News & Events

 

 

 

Press Release

2012-2013

 

September 26, 2012


Cowley Anthropology program goes digital

 

Chris Mayer
The Anthropology program at Cowley College recently held an open house to show off the new classroom facilities and announce two new digital initiatives. 

The program’s classes and projects moved this semester into room 102 of the Webb-Brown building, following the relocation of graphic arts. This provides the anthropology program with much-needed storage, and work space to carry out student and institutional projects.

At the open house held Thursday, September 20, anthropology instructor Chris Mayer announced two on-line projects. The first is a virtual museum, an on-line visual record of the program’s archaeological and ethnographic collections. Using a software package called PastPerfect, anthropology students will catalog the various cultural materials donated to the program and acquired in the field. The resulting database is then used by the software to generate the virtual exhibits that will form a web based museum accessible to the public. Currently, Cowley anthropology major Manuel Olivas is working on this project. The intent is to have the first collection available on-line before the end of the semester.

Mayer also announced the establishment of the Great Plains Ethnomusicology Digital Archive. Ethnomusicology is the anthropological study of music in culture. This archive will collect music, oral histories and related documents and artifacts in digital form, preserving and celebrating the diverse musical traditions of the Great Plains region. The focus will be on Native American music forms, the music of immigrant and ethnic groups, and the music of what Mayer calls the “pre-digital” age. This includes the recordings of soloists and ensembles that were made before the 1990s, or that are out of print or otherwise unavailable.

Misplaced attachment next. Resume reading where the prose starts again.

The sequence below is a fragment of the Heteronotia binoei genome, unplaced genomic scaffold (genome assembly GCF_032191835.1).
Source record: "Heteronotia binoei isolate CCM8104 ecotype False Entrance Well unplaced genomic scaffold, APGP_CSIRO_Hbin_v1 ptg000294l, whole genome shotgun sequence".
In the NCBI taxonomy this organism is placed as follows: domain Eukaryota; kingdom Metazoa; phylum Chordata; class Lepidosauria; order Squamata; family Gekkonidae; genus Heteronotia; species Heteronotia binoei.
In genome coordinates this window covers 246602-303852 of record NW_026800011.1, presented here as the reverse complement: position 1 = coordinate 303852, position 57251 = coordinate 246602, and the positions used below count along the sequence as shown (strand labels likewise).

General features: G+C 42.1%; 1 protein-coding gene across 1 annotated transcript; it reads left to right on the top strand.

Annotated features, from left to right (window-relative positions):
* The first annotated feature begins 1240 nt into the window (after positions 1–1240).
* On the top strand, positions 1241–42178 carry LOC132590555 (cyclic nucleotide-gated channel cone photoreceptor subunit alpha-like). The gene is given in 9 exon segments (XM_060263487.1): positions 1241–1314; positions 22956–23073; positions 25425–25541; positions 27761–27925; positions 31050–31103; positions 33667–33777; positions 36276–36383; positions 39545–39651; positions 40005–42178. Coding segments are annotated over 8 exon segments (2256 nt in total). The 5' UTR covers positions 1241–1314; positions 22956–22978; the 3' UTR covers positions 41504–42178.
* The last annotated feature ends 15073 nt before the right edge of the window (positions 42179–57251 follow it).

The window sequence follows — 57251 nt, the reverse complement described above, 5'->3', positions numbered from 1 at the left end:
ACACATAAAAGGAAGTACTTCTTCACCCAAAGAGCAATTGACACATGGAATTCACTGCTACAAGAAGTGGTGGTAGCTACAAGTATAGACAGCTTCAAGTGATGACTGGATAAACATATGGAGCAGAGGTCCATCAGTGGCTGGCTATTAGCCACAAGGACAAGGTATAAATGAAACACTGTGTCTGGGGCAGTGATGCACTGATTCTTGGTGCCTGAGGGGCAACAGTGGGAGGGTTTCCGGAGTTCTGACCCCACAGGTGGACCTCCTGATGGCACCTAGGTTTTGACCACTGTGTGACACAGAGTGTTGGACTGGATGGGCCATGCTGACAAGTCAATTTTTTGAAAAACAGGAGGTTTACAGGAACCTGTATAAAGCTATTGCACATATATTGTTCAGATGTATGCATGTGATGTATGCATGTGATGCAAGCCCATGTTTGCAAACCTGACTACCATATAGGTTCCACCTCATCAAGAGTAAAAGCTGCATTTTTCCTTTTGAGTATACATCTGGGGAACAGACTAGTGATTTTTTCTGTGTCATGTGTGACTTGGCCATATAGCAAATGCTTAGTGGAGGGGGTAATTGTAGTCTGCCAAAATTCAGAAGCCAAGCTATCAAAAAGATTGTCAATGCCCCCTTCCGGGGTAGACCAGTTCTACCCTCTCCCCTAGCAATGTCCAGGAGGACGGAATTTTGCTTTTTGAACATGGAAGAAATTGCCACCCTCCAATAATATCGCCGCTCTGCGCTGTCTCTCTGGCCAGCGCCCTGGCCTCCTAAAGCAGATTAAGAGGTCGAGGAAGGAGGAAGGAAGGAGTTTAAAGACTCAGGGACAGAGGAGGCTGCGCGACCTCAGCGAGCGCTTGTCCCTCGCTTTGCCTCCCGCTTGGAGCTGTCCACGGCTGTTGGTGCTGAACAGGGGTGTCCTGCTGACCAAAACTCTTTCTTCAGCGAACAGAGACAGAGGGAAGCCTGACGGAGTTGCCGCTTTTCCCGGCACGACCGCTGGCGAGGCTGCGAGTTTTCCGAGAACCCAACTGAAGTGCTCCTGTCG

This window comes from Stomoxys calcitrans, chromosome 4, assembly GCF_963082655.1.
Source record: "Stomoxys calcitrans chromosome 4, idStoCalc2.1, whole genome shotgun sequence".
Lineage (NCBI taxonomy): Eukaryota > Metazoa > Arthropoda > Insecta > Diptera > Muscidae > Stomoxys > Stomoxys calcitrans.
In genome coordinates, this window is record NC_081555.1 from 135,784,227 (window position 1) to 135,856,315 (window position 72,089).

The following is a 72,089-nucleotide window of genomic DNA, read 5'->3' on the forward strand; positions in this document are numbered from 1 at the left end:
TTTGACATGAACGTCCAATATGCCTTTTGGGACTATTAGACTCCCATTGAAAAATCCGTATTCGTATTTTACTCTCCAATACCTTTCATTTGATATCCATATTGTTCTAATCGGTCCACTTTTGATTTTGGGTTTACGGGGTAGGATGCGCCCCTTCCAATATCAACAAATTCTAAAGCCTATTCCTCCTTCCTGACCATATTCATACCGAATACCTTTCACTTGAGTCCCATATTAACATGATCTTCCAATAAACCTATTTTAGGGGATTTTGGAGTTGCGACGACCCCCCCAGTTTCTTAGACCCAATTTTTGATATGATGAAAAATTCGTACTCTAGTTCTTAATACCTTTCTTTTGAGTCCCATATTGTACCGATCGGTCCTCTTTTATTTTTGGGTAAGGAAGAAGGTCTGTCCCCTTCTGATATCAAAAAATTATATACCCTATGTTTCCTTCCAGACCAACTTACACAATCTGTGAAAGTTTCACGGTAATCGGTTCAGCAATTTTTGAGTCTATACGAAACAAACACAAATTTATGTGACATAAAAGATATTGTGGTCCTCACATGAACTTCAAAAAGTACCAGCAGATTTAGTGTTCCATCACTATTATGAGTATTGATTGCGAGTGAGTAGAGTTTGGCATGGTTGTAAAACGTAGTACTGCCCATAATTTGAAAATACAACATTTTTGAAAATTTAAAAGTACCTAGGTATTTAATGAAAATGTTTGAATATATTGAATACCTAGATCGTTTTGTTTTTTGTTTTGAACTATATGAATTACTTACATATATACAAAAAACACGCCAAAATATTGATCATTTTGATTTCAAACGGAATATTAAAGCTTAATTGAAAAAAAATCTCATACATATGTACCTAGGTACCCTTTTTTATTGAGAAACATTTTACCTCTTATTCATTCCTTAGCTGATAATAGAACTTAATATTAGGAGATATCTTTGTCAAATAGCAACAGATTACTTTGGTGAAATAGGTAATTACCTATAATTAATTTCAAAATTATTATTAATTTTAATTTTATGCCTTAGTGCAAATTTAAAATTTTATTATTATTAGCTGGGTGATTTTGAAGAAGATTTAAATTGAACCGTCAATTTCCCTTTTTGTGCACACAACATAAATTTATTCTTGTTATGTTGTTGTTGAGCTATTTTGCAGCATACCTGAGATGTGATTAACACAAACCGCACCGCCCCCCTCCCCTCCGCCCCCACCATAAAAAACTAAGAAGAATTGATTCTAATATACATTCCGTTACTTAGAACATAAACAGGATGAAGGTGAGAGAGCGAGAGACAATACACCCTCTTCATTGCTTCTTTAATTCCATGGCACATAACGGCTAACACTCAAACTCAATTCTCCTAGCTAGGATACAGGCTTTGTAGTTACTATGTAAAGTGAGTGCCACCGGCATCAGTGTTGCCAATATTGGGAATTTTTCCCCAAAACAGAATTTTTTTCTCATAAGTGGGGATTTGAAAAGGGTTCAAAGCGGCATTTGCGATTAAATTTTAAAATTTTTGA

The Great Plains Ethnomusicology Digital Archive will keep sound files, scans and digital images on a hard drive, and will make the collection available to scholars and the general public via the Internet Archive, a free digital library found at www.archive.org   Every anthropology major at Cowley College will have the opportunity to contribute to this project, which will include fieldwork around the region. According to Mayer, it will be after the first of the year when this project begins in earnest.

“We need to get just a few basic tools first,” Mayer said, including a digital recording and the equipment to digitize records and tapes. “Fortunately, it’s technology that is readily available and not that expensive.”

Mayer also plans side projects to the ethnomusicology collection, including various oral history projects, linguistics studies and the collection of Native American arcaheoastronomy information. Archaeoastronomy refers to the oral traditions and archaeology of astronomy and related knowledge, especially in traditional societies and indigenous cultures.

“We want to create the premier anthropology program at the community college level,” Mayer said. “These programs are going to give students opportunities they just wouldn’t have elsewhere, and that helps them to become leaders in the field.”

For more information, contact Chris Mayer at 620-441-5229, and look for Cowley College Anthropology on Facebook.